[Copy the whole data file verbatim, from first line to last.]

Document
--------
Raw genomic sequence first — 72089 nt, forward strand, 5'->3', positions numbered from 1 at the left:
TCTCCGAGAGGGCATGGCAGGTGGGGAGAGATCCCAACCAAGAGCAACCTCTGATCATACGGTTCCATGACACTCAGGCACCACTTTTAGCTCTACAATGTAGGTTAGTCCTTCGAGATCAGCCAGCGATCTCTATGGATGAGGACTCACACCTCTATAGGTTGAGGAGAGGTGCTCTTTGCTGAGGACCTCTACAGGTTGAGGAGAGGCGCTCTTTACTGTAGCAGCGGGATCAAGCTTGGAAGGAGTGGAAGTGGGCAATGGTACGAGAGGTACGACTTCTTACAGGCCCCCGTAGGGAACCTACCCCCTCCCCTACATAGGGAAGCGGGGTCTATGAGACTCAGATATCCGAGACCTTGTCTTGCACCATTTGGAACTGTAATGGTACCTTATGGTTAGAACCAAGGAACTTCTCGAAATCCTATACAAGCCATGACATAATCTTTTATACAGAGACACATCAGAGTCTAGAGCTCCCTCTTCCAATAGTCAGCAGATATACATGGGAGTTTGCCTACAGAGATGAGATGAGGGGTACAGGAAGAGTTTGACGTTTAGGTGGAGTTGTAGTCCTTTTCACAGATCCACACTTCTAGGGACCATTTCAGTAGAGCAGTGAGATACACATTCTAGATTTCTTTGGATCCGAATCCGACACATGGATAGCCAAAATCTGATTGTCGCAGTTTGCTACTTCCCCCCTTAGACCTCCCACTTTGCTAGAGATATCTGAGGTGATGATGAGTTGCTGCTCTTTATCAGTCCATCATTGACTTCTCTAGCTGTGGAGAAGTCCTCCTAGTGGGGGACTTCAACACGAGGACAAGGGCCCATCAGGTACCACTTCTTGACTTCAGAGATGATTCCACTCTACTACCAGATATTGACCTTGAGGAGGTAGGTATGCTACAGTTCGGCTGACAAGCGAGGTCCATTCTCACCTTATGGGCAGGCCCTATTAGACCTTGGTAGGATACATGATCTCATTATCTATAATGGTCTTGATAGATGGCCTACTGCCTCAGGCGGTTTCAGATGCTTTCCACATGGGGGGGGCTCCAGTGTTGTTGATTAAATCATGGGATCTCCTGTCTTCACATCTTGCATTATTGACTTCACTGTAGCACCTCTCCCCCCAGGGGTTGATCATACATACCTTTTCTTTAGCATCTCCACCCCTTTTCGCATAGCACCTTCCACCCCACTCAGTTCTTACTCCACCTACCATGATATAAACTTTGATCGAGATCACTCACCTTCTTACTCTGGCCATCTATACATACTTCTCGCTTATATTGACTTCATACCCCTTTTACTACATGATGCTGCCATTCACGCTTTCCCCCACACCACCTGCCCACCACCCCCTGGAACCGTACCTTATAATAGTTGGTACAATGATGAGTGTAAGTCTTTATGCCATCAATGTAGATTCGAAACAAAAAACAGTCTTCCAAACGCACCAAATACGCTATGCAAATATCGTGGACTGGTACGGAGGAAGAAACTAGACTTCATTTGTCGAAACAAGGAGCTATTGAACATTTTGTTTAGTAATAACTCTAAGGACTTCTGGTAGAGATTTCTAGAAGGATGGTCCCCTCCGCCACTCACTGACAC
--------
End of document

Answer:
Raw genomic sequence first — 72089 nt, forward strand, 5'->3', positions numbered from 1 at the left:
TCTCCGAGAGGGCATGGCAGGTGGGGAGAGATCCCAACCAAGAGCAACCTCTGATCATACGGTTCCATGACACTCAGGCACCACTTTTAGCTCTACAATGTAGGTTAGTCCTTCGAGATCAGCCAGCGATCTCTATGGATGAGGACTCACACCTCTATAGGTTGAGGAGAGGTGCTCTTTGCTGAGGACCTCTACAGGTTGAGGAGAGGCGCTCTTTACTGTAGCAGCGGGATCAAGCTTGGAAGGAGTGGAAGTGGGCAATGGTACGAGAGGTACGACTTCTTACAGGCCCCCGTAGGGAACCTACCCCCTCCCCTACATAGGGAAGCGGGGTCTATGAGACTCAGATATCCGAGACCTTGTCTTGCACCATTTGGAACTGTAATGGTACCTTATGGTTAGAACCAAGGAACTTCTCGAAATCCTATACAAGCCATGACATAATCTTTTATACAGAGACACATCAGAGTCTAGAGCTCCCTCTTCCAATAGTCAGCAGATATACATGGGAGTTTGCCTACAGAGATGAGATGAGGGGTACAGGAAGAGTTTGACGTTTAGGTGGAGTTGTAGTCCTTTTCACAGATCCACACTTCTAGGGACCATTTCAGTAGAGCAGTGAGATACACATTCTAGATTTCTTTGGATCCGAATCCGACACATGGATAGCCAAAATCTGATTGTCGCAGTTTGCTACTTCCCCCCTTAGACCTCCCACTTTGCTAGAGATATCTGAGGTGATGATGAGTTGCTGCTCTTTATCAGTCCATCATTGACTTCTCTAGCTGTGGAGAAGTCCTCCTAGTGGGGGACTTCAACACGAGGACAAGGGCCCATCAGGTACCACTTCTTGACTTCAGAGATGATTCCACTCTACTACCAGATATTGACCTTGAGGAGGTAGGTATGCTACAGTTCGGCTGACAAGCGAGGTCCATTCTCACCTTATGGGCAGGCCCTATTAGACCTTGGTAGGATACATGATCTCATTATCTATAATGGTCTTGATAGATGGCCTACTGCCTCAGGCGGTTTCAGATGCTTTCCACATGGGGGGGGCTCCAGTGTTGTTGATTAAATCATGGGATCTCCTGTCTTCACATCTTGCATTATTGACTTCACTGTAGCACCTCTCCCCCCAGGGGTTGATCATACATACCTTTTCTTTAGCATCTCCACCCCTTTTCGCATAGCACCTTCCACCCCACTCAGTTCTTACTCCACCTACCATGATATAAACTTTGATCGAGATCACTCACCTTCTTACTCTGGCCATCTATACATACTTCTCGCTTATATTGACTTCATACCCCTTTTACTACATGATGCTGCCATTCACGCTTTCCCCCACACCACCTGCCCACCACCCCCTGGAACCGTACCTTATAATAGTTGGTACAATGATGAGTGTAAGTCTTTATGCCATCAATGTAGATTCGAAACAAAAAACAGTCTTCCAAACGCACCAAATACGCTATGCAAATATCGTGGACTGGTACGGAGGAAGAAACTAGACTTCATTTGTCGAAACAAGGAGCTATTGAACATTTTGTTTAGTAATAACTCTAAGGACTTCTGGTAGAGATTTCTAGAAGGATGGTCCCCTCCGCCACTCACTGACAC